Donahue, F. M. and Nobe, K., Theory of Organic Corrosion Inhibitors, J. Electrochem. Soc. 112, 886 (1966). [ Links ]

Dupin, P., Vilori-Vera, D. A., Savignac, A. de, Lattes, A., Sutter, B., Ph. Haicour, Correlations Between the Molecular Structure of Some Organic Compounds and Their Corrosion Inhibiting Properties in Deareted Media Containing Hydrogen Sulfide, 5^{th} European Symposium on Corrosion Inhibitors, 2, 301 (1980). [ Links ]

Fedders, M., Ponder, J. W., QSAR Programme, 1996. Available at http//dasher.wustl.edu. Access on 06/04/2005. The programme of descriptor selection, based on second-order cross-validation error (SOCV-OLS), represents minor modifications from this original programme. [ Links ]

Growcock, F. B., Inhibition of Steel Corrosion in HCl by Derivatives of Cinnamaldehyde. 1. Corrosion Inhibition Model, Corrosion 45, 12, 1003 (1989). [ Links ]

Growcock, F. B., Frenier, W. W. and Andreozzi, P. A., Inhibition of Steel Corrosion in HCl by Derivatives of Cinnamaldehyde. 1. Structure Activity Correlations, Corrosion 45, 12, 1007 (1989). [ Links ]

Khalil, N., Quantum Chemical approach of Corrosion Inhibition, Electrochimica Acta, 48, No. 18, 2635-2640 (2003). [ Links ]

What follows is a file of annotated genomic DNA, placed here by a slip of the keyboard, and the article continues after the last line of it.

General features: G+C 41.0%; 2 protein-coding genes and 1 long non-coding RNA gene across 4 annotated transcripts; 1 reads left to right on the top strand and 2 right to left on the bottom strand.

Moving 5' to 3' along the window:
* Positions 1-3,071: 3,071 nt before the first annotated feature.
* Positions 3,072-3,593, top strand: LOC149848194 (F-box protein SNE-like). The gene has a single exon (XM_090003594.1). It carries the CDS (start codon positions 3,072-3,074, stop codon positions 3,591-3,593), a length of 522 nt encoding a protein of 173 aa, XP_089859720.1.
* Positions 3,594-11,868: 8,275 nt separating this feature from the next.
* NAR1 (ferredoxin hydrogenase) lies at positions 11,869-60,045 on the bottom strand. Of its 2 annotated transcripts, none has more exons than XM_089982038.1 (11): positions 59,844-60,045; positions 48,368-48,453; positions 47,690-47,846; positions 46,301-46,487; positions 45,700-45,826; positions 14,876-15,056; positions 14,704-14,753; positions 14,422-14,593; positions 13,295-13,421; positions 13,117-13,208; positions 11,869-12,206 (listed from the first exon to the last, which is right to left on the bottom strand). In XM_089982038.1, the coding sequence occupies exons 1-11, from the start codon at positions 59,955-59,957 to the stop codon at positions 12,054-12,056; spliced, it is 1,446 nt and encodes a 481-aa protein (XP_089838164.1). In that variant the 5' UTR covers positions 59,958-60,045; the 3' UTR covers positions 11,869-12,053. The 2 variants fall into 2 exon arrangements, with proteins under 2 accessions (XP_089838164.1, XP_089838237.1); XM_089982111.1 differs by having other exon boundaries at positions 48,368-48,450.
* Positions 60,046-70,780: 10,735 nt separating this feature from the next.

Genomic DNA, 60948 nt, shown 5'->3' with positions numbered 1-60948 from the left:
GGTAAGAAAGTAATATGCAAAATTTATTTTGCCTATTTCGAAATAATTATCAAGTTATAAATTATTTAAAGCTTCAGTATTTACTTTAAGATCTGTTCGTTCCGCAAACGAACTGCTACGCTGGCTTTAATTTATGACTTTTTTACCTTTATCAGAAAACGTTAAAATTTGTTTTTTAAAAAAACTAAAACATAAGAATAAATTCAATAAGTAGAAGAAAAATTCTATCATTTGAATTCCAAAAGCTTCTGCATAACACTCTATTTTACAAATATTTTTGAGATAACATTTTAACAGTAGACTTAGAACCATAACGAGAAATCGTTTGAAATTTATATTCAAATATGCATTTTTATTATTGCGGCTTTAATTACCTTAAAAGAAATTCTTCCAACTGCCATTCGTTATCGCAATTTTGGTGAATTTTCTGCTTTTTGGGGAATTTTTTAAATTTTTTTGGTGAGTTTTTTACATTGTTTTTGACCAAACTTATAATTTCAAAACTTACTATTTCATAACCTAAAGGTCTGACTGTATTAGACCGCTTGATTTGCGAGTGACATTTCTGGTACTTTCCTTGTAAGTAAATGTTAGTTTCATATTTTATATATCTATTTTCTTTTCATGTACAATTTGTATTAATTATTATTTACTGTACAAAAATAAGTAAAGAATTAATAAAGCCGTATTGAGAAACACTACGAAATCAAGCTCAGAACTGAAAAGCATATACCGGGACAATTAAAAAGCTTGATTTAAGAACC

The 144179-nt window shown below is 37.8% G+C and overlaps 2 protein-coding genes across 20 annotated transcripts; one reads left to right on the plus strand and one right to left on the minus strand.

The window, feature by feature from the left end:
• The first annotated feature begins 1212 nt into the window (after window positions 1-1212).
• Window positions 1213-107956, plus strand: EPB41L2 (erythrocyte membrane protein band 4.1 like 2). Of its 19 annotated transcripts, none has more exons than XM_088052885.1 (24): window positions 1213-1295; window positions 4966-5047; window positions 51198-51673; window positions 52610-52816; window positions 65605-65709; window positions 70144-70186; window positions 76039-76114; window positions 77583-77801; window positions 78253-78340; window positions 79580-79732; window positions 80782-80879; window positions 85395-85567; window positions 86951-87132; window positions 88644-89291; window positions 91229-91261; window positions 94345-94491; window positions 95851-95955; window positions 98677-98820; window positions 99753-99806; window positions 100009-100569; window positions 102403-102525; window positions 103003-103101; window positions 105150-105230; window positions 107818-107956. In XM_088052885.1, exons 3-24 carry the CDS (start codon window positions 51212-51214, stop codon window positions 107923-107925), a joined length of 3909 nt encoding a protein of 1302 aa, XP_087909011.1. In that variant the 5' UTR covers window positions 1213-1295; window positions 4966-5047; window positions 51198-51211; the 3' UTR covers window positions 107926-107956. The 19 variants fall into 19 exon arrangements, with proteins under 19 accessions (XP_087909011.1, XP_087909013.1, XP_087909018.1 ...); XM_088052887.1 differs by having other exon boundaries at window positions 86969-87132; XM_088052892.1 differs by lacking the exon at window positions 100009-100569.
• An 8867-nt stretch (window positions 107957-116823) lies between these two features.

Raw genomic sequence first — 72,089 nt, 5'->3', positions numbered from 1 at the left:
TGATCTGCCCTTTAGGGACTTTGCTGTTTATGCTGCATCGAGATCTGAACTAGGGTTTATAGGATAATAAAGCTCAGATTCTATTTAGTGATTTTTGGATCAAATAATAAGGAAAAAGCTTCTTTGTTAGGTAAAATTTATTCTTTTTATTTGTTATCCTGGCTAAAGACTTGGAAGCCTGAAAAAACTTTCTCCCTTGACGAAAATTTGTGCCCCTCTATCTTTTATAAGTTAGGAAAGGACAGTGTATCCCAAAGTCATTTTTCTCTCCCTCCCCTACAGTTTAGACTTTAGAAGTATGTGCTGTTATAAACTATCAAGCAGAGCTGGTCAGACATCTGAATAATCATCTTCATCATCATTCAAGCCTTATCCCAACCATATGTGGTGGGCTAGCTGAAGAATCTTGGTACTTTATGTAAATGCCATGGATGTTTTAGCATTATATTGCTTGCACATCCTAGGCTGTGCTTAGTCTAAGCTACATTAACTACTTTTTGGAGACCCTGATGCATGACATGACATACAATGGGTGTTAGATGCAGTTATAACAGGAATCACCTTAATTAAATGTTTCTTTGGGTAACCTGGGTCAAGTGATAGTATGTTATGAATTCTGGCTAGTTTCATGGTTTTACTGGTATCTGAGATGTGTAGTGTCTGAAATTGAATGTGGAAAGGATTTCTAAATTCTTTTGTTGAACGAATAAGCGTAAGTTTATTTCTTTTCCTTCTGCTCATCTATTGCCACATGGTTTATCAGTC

Kutej, P., Vosta, J., Pancir, J, Macak, J. and Hackerman, N., Electrochemical and Quantum Chemical Study of Dibenzylsulfoxide Adsorption on Iron, J. Electrochem. Soc., 142, No. 3, 829 (1995). [ Links ]

Lukovits, I., Bakó, I., Shaban, A. and Kálmán, E., Polynomial Model of the Inhibition Mechanism of Thiourea Derivatives, Electrochimica Acta, 43, 131 (1998). [ Links ]

Mack, R. D., Corrosion Inhibition of 13Cr, and 15Cr Stainless Steels in HCl-HF Acidizing Fluids, Corrosion 1995, NACE, Paper N. 92/1-9. [ Links ]

MOPAC 6.0, QCPE programme, Bloominton, IN, 1989. [ Links ]

Ögretir, C., Mihçi, B., Bereket, G., Quantum Chemical Studies of Some Pyridine Derivatives as Corrosion Inhibitors, Journal of Molecular Structure, 488, 223 (1999). [ Links ]

PCMODEL, Serena Software, http://www.serenasoft.com [ Links ]